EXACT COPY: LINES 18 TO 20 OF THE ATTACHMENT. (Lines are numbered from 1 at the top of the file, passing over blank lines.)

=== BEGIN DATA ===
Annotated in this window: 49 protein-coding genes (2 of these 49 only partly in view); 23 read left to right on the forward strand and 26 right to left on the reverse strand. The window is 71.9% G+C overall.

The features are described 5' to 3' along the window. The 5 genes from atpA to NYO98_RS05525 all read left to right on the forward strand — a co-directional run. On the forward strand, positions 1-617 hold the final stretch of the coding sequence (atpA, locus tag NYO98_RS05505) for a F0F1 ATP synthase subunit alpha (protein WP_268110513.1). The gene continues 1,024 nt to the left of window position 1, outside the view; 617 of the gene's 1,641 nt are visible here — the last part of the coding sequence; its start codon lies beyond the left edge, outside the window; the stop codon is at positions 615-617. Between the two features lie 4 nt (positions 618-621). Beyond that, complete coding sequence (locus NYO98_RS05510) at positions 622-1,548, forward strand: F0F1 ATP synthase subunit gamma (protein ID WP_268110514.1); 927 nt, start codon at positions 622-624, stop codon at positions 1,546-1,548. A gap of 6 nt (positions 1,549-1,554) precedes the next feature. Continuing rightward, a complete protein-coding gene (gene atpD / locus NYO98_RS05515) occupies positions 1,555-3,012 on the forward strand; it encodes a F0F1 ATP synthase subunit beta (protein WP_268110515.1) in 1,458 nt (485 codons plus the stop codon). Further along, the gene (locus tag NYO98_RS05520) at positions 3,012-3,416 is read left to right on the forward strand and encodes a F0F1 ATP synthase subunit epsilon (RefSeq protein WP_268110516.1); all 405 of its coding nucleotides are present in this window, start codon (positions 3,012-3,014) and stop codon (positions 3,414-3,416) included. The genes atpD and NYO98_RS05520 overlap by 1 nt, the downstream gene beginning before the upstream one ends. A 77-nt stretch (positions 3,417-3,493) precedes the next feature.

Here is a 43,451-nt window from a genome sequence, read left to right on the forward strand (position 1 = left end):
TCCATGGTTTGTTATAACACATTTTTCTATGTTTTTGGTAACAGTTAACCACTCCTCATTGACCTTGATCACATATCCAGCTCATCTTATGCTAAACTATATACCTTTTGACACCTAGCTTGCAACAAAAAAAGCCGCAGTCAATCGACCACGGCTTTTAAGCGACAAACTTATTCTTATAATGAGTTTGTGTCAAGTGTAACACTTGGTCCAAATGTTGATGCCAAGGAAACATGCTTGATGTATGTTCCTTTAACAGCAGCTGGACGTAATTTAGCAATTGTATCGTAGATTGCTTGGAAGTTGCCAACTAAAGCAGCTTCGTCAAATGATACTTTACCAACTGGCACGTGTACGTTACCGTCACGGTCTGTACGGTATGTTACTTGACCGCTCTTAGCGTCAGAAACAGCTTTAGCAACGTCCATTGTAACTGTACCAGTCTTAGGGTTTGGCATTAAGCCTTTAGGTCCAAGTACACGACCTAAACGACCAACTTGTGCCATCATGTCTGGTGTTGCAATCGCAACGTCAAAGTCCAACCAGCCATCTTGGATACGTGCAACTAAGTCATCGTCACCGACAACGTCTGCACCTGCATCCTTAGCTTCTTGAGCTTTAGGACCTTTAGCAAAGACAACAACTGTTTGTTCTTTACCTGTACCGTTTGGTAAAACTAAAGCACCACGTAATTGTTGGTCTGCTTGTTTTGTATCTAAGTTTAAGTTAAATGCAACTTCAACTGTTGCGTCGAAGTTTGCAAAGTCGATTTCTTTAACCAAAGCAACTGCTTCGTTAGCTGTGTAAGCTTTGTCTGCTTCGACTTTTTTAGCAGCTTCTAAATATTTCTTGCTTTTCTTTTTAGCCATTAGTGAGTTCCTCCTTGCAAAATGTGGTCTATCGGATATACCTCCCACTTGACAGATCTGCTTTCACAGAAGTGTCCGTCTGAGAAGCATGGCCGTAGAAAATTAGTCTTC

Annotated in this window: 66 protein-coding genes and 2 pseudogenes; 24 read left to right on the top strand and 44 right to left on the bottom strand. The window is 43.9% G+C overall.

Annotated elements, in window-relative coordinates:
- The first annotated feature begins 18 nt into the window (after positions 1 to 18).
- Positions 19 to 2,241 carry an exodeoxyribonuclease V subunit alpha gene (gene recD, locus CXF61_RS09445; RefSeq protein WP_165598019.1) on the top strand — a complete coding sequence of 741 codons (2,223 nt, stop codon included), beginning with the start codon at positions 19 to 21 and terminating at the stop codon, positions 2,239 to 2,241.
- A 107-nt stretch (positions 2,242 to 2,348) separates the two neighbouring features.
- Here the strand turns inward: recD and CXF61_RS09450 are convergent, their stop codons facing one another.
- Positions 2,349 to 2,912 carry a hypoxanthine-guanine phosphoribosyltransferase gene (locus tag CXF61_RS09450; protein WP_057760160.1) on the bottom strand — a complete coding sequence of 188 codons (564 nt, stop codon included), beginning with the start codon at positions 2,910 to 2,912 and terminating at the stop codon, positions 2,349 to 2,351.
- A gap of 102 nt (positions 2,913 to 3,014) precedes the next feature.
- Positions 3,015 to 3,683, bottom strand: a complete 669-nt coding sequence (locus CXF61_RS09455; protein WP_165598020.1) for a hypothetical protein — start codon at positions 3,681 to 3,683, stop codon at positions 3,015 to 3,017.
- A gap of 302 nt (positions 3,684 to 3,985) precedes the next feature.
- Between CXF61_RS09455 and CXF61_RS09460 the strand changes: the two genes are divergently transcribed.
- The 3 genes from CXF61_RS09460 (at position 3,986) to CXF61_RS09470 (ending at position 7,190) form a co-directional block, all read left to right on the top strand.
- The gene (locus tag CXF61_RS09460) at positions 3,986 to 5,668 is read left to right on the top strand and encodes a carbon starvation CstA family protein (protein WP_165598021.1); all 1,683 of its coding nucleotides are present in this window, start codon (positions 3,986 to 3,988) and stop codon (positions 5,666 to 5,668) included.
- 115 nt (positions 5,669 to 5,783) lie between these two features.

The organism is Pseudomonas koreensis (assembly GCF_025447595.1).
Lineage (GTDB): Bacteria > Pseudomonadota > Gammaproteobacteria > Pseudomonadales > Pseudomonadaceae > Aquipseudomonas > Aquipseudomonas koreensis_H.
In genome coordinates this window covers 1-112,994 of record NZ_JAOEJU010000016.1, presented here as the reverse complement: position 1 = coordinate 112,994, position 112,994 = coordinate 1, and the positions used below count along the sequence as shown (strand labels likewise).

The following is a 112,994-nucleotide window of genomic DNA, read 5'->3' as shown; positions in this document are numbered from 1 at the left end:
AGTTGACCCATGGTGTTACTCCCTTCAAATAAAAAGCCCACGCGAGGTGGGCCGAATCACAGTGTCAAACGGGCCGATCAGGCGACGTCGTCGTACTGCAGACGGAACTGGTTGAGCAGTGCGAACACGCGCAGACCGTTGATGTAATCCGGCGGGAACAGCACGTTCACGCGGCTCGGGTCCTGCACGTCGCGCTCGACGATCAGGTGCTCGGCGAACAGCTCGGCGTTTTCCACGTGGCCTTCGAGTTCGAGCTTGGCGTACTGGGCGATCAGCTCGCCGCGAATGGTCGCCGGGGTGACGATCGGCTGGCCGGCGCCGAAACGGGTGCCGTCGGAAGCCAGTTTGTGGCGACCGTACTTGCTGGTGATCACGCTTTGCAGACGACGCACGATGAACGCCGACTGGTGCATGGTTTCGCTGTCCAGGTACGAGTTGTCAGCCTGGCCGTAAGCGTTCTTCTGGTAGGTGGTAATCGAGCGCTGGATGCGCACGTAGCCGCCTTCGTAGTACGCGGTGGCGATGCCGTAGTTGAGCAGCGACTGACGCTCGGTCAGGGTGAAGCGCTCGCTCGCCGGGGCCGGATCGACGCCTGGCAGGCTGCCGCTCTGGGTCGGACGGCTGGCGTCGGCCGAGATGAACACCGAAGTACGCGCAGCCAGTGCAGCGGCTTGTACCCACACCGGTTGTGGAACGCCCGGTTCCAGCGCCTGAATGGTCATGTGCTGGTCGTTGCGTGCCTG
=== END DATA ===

- 115 nt (positions 5,669 to 5,783) lie between these two features.

The organism is Pseudomonas koreensis (assembly GCF_025447595.1).
Lineage (GTDB): Bacteria > Pseudomonadota > Gammaproteobacteria > Pseudomonadales > Pseudomonadaceae > Aquipseudomonas > Aquipseudomonas koreensis_H.